We are going to spend Tuesday discussing agency law. The issue comes up in two contexts: 1. Is a principal liable for the contract entered into by his (or its) agent? Answer, yes if the agent had authority. 2. Is a principal liable for the torts of his agents? Answer, yes if the agent is an employee, maybe (although probably not) if the agent is an independent contractor.
So what is an employee? That could easily be an entire semester. The question necessarily includes what is an employer?
The California Supreme Court has recently given us 85 pages of explanation (and history of the issue) of how to figure out whether a person is an employee or independent contractor.
In Dynamex Operations West, Inc., v. Superior Court, 4 Cal.5th 903 (2018), the Supreme Court summarized it with a three part test:
1. Is the worker free from the control and direction of the hiring entity in the performance of the work, both under the contract for the performance of the work and in fact?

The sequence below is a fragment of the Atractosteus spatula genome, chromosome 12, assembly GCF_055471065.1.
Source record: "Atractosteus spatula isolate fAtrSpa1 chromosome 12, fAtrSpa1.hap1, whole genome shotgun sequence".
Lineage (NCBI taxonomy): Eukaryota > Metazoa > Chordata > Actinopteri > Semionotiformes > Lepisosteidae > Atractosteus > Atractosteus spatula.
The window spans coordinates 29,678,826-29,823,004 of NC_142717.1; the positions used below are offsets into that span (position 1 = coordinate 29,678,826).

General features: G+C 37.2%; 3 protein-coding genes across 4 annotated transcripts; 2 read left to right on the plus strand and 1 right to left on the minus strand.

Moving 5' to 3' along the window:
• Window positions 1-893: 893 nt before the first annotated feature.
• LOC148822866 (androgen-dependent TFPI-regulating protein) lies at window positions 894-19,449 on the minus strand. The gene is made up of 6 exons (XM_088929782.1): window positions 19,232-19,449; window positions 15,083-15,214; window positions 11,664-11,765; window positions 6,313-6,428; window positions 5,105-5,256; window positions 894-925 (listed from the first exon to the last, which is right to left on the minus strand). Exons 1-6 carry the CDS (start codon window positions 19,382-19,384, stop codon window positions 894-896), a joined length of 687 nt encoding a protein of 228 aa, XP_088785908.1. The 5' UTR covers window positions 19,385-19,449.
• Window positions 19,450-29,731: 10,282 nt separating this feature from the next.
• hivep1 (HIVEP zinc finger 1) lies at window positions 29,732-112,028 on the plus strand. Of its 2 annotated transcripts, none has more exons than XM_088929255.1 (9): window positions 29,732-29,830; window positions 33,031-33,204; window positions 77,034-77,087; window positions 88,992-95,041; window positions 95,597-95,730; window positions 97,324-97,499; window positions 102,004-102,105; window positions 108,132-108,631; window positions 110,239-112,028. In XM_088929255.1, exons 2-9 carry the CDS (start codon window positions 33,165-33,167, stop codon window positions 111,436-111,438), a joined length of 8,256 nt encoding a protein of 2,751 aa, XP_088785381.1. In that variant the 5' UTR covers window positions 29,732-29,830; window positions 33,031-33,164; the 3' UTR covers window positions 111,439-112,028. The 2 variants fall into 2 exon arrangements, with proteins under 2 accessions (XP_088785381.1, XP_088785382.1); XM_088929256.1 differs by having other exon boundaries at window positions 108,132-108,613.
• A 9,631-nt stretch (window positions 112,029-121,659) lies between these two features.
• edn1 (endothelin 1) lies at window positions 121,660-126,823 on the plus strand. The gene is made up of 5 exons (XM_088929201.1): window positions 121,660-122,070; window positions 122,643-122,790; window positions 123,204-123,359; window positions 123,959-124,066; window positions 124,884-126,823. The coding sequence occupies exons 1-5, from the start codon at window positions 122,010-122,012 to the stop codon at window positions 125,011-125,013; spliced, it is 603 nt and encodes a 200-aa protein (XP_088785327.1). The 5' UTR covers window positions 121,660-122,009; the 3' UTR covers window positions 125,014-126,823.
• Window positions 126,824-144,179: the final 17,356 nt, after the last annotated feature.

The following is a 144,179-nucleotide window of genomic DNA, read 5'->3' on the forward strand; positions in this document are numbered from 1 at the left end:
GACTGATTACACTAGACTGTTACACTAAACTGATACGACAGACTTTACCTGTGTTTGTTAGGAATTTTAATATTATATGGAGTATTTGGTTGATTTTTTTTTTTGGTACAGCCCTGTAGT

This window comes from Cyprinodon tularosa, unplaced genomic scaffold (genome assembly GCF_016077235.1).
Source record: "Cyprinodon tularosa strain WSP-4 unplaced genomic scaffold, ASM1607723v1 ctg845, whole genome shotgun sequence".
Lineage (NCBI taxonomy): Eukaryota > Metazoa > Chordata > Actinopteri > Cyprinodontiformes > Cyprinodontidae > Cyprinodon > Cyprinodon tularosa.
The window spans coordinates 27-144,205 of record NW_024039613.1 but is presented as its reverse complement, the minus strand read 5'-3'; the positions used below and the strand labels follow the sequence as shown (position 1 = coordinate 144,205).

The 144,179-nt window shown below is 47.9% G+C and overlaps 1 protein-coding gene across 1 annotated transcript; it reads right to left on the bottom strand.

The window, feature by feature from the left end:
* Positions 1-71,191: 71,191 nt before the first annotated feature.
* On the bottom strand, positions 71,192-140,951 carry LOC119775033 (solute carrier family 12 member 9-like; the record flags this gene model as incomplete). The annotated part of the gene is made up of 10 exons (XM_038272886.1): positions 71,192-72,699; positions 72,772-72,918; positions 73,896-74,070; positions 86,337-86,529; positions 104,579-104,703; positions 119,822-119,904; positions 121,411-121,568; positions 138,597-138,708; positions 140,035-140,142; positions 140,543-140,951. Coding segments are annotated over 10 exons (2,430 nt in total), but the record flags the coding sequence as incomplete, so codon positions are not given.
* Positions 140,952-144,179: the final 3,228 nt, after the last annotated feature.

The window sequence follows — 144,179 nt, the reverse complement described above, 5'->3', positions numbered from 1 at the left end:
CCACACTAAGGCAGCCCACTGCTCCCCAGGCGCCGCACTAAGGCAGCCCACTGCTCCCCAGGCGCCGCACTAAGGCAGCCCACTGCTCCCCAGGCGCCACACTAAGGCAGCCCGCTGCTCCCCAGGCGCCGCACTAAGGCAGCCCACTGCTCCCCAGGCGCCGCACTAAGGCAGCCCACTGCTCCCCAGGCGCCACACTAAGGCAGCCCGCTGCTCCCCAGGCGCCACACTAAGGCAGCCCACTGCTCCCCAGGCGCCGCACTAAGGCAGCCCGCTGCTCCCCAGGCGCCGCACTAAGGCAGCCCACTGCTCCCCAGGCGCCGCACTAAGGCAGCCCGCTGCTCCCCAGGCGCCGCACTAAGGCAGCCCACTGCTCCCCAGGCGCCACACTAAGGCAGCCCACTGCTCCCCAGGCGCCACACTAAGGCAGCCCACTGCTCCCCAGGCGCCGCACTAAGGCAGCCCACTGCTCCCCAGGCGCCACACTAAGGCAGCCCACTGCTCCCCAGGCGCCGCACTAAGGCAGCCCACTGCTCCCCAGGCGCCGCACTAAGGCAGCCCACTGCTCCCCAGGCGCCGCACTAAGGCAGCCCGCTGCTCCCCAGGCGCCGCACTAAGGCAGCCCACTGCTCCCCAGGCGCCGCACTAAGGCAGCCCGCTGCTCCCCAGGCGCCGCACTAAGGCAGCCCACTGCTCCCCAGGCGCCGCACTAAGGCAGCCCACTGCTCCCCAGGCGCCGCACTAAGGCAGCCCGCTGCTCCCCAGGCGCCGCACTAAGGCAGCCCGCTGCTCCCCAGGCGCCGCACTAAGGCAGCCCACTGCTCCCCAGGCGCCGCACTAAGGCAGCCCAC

2. Does the worker perform work that is outside the usual course of the hiring entity’s business?
3. Is the worker customarily engaged in an independently established trade, occupation, or business of the same nature as the work performed for the hiring entity?
It concluded that it is the employer’s burden to establish all three. “The hiring entity’s failure to prove any one of these three prerequisites will be sufficient in itself to establish that the worker is an included employee, rather than an excluded independent contractor, for purposes of the wage order.”